If you haven’t seen it yet, check out the latest issue of MeetingsNet to read about IBM’s success in bringing a strategic meetings management program to China. Paul Wakelin, strategic sourcing specialist with IBM’S Global Travel Council in the U.K., drove the eight-month-long process – and even traveled extensively within China to kick off the program in face-to-face events. MeetingsNet calls him a modern day Marco Polo!
I’m so happy for Paul; I had the good fortune of working with him – discussing ideas on how best to implement IBM’s SMMP in China, I shared with him some of my own experiences in global program deployment during my years at HP Global Procurement. The Chinese marketplace is a unique one, in that all Westernized creativity and ideas for “out-of-the-box” thinking really doesn’t work in China. The Chinese government has rules and regulations that all foreign companies must follow in order to do business in China. That requires some research and sensitivities toward programs, supplier management, policy creation and adherence, etc.
In China and the rest of Asia Pacific, the value of a hand shake, and proper exchange of business cards and polite socialization is critical to any business-to-business relationship and development of that relationship. While most companies today “phone in” or “Webex” program kick-offs and initiatives, that simply doesn’t work in the Asia-Pacific region. In order to get compliance and support not only from internal stakeholders but your supplier-base, one must make a physical appearance, at least initially or at kick-off in order for program deployment to succeed. It’s not even an option to “phone it in.” I shared with Paul my experiences and lessons learned. Together we approached his manager to get budget released for his trip to China to spend time reviewing his SMMP plans and launch with all his local internal stakeholders and most importantly, his local suppliers and NSOs.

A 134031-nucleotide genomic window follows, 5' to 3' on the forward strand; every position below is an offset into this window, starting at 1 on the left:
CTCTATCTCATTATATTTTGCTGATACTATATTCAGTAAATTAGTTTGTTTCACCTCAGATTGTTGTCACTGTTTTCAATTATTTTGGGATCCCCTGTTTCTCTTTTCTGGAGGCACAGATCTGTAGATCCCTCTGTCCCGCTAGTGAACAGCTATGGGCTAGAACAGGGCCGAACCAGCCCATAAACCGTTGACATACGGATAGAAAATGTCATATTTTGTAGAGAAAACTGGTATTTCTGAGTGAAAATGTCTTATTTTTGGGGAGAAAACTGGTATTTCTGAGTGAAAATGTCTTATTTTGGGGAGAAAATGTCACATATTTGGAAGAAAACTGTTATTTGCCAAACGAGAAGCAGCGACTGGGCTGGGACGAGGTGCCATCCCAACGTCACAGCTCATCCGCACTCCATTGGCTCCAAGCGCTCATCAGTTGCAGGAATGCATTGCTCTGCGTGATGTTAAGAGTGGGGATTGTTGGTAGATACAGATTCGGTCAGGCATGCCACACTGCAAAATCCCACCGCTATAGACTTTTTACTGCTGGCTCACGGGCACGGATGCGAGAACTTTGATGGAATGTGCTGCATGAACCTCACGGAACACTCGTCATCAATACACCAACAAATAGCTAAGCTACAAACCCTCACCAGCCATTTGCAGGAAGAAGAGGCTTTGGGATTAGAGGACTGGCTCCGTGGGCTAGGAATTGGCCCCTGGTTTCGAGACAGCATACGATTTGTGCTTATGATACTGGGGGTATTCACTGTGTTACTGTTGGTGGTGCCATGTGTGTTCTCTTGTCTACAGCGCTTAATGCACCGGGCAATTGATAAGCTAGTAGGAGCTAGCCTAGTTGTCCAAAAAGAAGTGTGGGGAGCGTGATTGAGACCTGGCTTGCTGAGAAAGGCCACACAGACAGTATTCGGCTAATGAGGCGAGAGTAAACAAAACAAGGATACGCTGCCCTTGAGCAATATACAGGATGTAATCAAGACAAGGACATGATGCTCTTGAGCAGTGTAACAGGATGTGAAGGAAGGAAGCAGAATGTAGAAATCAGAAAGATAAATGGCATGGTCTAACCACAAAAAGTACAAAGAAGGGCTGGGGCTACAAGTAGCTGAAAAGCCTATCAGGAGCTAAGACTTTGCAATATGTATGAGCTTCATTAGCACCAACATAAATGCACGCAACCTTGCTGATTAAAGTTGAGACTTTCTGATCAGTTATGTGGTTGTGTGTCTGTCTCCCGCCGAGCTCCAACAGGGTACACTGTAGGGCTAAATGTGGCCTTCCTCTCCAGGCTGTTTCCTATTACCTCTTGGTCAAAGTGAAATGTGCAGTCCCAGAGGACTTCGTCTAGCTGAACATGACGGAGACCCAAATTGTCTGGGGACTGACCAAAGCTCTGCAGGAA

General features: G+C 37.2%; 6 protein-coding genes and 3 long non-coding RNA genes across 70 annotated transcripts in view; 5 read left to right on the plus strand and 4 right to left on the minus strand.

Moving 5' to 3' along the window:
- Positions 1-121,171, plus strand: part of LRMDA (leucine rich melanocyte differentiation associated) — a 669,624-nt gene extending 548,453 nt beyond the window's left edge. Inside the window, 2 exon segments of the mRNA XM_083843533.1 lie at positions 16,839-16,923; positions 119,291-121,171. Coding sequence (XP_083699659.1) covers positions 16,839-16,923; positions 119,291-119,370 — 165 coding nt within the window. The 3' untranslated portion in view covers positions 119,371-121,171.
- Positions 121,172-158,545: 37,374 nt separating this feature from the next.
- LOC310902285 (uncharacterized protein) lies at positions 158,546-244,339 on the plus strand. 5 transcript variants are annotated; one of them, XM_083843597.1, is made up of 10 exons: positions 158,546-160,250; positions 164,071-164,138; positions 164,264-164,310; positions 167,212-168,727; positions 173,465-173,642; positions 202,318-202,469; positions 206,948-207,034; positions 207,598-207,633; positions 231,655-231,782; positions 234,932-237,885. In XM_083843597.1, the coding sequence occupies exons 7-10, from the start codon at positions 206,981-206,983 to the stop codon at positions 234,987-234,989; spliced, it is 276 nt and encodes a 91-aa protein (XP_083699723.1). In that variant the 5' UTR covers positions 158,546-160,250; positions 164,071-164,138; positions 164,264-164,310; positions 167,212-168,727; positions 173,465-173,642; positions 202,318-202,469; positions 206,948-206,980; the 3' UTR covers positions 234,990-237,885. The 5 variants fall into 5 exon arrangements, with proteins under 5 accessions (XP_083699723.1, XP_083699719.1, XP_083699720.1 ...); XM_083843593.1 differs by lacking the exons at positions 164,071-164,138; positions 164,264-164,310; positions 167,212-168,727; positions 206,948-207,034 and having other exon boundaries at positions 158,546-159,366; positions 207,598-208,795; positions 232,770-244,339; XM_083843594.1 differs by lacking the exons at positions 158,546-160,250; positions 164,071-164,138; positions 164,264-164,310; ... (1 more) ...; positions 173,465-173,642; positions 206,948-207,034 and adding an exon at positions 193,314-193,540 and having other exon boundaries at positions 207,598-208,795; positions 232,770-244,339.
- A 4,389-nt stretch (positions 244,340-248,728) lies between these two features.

His subsequent success in China speaks for itself. I can tell you that anyone wishing to deploy their SMMP or any other initiative in China and Asia-Pacific is going to have to do it the regional way, as any other way is just not going to work. If you want to hear Paul and I talk about SMMP Maturity, we will be doing a session at this year’s ITM Conference 2013 in the U.K., on Wednesday, April 17. We look forward to seeing you there!
Are you expanding your SMMP regionally or globally? Tell us how you’re meeting the challenges that come with differing cultures!